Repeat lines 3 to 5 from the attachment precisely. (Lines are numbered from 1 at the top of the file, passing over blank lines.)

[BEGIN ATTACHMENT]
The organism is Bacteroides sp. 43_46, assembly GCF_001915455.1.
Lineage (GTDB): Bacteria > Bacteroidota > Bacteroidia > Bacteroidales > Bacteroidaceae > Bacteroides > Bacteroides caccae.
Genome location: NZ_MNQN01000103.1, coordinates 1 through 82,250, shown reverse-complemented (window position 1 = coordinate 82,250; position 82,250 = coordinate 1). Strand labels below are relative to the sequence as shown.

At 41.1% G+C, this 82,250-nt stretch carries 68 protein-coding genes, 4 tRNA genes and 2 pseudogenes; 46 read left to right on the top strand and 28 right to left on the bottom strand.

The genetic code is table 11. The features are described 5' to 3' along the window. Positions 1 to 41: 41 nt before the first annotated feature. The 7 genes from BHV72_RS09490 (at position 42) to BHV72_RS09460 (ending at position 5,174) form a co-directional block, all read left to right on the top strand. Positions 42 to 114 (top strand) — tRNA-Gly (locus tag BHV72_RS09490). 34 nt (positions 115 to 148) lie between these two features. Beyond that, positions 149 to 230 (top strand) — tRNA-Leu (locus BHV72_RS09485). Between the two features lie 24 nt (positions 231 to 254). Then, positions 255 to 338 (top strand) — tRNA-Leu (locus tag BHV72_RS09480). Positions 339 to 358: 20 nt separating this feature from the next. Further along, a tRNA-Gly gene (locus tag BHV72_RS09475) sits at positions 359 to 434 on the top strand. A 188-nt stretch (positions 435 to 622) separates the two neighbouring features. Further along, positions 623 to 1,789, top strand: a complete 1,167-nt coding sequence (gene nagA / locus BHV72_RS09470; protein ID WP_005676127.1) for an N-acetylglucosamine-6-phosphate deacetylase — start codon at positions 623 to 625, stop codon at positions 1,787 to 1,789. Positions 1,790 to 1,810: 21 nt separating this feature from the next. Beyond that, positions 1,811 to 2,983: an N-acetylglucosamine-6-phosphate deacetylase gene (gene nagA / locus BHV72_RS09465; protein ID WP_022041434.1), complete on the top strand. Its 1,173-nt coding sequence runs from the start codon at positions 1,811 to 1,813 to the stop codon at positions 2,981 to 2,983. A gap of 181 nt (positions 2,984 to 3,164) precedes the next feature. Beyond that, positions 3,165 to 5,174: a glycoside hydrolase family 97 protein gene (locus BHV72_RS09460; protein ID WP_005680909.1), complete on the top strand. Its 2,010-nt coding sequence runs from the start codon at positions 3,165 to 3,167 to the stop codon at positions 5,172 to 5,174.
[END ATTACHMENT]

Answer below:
Genome location: NZ_MNQN01000103.1, coordinates 1 through 82,250, shown reverse-complemented (window position 1 = coordinate 82,250; position 82,250 = coordinate 1). Strand labels below are relative to the sequence as shown.

At 41.1% G+C, this 82,250-nt stretch carries 68 protein-coding genes, 4 tRNA genes and 2 pseudogenes; 46 read left to right on the top strand and 28 right to left on the bottom strand.

The genetic code is table 11. The features are described 5' to 3' along the window. Positions 1 to 41: 41 nt before the first annotated feature. The 7 genes from BHV72_RS09490 (at position 42) to BHV72_RS09460 (ending at position 5,174) form a co-directional block, all read left to right on the top strand. Positions 42 to 114 (top strand) — tRNA-Gly (locus tag BHV72_RS09490). 34 nt (positions 115 to 148) lie between these two features. Beyond that, positions 149 to 230 (top strand) — tRNA-Leu (locus BHV72_RS09485). Between the two features lie 24 nt (positions 231 to 254). Then, positions 255 to 338 (top strand) — tRNA-Leu (locus tag BHV72_RS09480). Positions 339 to 358: 20 nt separating this feature from the next. Further along, a tRNA-Gly gene (locus tag BHV72_RS09475) sits at positions 359 to 434 on the top strand. A 188-nt stretch (positions 435 to 622) separates the two neighbouring features. Further along, positions 623 to 1,789, top strand: a complete 1,167-nt coding sequence (gene nagA / locus BHV72_RS09470; protein ID WP_005676127.1) for an N-acetylglucosamine-6-phosphate deacetylase — start codon at positions 623 to 625, stop codon at positions 1,787 to 1,789. Positions 1,790 to 1,810: 21 nt separating this feature from the next. Beyond that, positions 1,811 to 2,983: an N-acetylglucosamine-6-phosphate deacetylase gene (gene nagA / locus BHV72_RS09465; protein ID WP_022041434.1), complete on the top strand. Its 1,173-nt coding sequence runs from the start codon at positions 1,811 to 1,813 to the stop codon at positions 2,981 to 2,983. A gap of 181 nt (positions 2,984 to 3,164) precedes the next feature. Beyond that, positions 3,165 to 5,174: a glycoside hydrolase family 97 protein gene (locus BHV72_RS09460; protein ID WP_005680909.1), complete on the top strand. Its 2,010-nt coding sequence runs from the start codon at positions 3,165 to 3,167 to the stop codon at positions 5,172 to 5,174.